GULFPORT — The State Attorney's Office has added a felony charge to Gulfport's most notorious stalking suspect.
Jovan Anton Collier, 41, has been charged with aggravated stalking, a third-degree felony punishable by up to five years in prison.
That charge has been added to two first-degree misdemeanors — stalking and violating a protection order — that have been issued since May when Collier's girlfriend broke up with him and kicked him out of the house.
Police have been unable to find Collier, who has a past that sets him apart from other stalking suspects.
During their investigation into his whereabouts, police found out that in 1983, when Collier was 14, he served time in the slayings of his adoptive parents and brother in Wisconsin.
Collier was named Peter Zimmer in 1983 when he pleaded no contest to killing Hans Zimmer, 48, his wife, Sally, 44, and son, Perry, 10, in the family's rural Mineral Point home, about 50 miles southwest of Madison. He subsequently changed his name.
Hans Zimmer was shot to death, and his wife and son were stabbed as many as 20 times.
After learning of those killings, police ramped up their search for Collier, fearing he could return to that earlier level of violence. They haven't found him despite continued harassment of the victim.
On Sept. 14, the victim received this e-mail: "I am here in St. Pete and hope to hell I run in to you. You messed me over and I will pay you back."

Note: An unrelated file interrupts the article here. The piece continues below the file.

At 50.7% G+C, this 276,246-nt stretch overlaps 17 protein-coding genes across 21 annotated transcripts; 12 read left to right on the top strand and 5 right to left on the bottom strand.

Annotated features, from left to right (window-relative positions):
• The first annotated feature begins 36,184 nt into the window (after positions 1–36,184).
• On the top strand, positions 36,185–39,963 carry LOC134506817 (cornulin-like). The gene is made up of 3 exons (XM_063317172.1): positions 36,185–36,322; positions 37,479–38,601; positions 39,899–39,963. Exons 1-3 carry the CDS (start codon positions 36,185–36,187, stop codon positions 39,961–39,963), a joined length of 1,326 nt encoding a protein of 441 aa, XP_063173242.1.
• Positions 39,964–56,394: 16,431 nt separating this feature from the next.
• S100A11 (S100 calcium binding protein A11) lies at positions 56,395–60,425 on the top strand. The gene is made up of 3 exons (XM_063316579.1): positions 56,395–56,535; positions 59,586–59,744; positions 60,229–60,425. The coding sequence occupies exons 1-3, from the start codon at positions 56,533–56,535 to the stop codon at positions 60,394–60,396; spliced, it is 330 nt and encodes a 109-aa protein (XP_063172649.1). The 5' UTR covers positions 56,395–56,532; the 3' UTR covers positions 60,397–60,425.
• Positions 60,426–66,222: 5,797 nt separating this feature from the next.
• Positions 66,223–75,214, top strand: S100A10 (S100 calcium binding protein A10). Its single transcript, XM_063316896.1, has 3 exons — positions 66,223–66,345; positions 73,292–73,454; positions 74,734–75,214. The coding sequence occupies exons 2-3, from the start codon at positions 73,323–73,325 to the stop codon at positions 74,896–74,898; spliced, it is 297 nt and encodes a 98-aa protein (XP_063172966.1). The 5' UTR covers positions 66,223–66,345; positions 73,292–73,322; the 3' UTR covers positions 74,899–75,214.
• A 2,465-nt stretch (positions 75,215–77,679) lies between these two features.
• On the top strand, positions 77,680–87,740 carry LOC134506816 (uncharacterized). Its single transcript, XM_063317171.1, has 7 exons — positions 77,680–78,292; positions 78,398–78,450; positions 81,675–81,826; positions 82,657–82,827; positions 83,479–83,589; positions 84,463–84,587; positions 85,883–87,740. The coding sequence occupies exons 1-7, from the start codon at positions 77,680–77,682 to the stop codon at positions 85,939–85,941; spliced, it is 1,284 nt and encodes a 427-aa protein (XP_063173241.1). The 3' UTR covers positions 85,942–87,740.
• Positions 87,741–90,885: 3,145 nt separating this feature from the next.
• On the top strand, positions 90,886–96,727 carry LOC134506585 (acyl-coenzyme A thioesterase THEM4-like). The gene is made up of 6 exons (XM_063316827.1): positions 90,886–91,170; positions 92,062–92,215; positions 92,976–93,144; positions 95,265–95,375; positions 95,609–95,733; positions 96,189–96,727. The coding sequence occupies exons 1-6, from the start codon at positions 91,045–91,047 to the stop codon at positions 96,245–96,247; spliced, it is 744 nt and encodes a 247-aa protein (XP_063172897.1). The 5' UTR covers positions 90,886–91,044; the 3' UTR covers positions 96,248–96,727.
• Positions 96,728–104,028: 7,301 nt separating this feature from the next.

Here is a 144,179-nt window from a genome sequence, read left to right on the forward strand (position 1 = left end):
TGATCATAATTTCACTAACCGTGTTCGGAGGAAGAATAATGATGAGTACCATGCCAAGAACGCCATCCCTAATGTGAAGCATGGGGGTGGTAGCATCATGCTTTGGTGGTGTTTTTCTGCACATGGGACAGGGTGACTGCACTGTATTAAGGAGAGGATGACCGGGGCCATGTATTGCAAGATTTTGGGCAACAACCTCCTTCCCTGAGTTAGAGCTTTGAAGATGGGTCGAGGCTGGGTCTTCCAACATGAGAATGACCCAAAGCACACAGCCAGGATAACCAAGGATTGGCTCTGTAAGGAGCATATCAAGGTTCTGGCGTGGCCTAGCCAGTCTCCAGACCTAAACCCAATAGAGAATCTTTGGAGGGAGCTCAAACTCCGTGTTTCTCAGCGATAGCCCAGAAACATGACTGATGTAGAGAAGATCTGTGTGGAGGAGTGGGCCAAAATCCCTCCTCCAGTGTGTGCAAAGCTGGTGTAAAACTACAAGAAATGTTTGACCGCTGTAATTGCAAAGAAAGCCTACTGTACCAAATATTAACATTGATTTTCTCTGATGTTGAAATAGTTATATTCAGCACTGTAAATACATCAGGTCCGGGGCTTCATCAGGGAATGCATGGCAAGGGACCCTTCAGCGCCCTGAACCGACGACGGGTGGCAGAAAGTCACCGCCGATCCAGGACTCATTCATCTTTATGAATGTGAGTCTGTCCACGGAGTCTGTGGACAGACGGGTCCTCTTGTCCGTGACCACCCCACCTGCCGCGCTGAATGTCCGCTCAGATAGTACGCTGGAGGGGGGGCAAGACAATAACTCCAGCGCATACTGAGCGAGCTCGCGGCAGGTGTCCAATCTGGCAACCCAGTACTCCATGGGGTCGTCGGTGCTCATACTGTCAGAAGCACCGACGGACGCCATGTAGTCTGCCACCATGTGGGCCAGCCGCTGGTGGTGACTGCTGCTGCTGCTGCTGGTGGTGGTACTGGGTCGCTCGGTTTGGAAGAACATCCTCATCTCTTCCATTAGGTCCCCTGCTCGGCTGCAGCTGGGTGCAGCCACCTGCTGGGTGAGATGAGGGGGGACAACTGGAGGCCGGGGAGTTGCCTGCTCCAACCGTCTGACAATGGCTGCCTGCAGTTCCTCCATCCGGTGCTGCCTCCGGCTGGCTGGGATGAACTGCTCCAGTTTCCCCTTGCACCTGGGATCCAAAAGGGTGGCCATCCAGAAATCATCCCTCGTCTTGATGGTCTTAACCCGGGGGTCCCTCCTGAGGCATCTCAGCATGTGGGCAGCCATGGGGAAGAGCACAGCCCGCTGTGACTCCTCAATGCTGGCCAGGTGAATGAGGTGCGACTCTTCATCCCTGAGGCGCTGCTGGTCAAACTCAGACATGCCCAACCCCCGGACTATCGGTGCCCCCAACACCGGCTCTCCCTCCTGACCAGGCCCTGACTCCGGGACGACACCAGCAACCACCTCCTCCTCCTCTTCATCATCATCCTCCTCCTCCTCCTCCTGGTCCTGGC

She was scared and she was angry, and she wanted her stalker caught. She knew there would be a much better chance of that — a wider net would be cast — if the charges were elevated.
Bruce Bartlett, chief assistant state attorney, explained that previous correspondences had only satisfied the criteria for a misdemeanor charge. Felony stalking includes a credible threat to harm a victim or her family.
"The new correspondence sounds like he's crossing the threshold," Bartlett said.
Assistant State Attorney Dora Komninos filed the felony charge last week after meeting with the victim and her attorney.
The victim is relieved.
"I feel like someone is finally listening to me," she said.
"It's not the end, but it's the beginning of the end."
Whether the suspect's past crimes — for which he served time in a juvenile detention facility — can be brought up if and when this case goes to court remains to be seen.
"It depends," Komninos said. "We would want to have it out there to explain why she's feeling the way she's feeling.
"It's something that would definitely come out in sentencing," she said.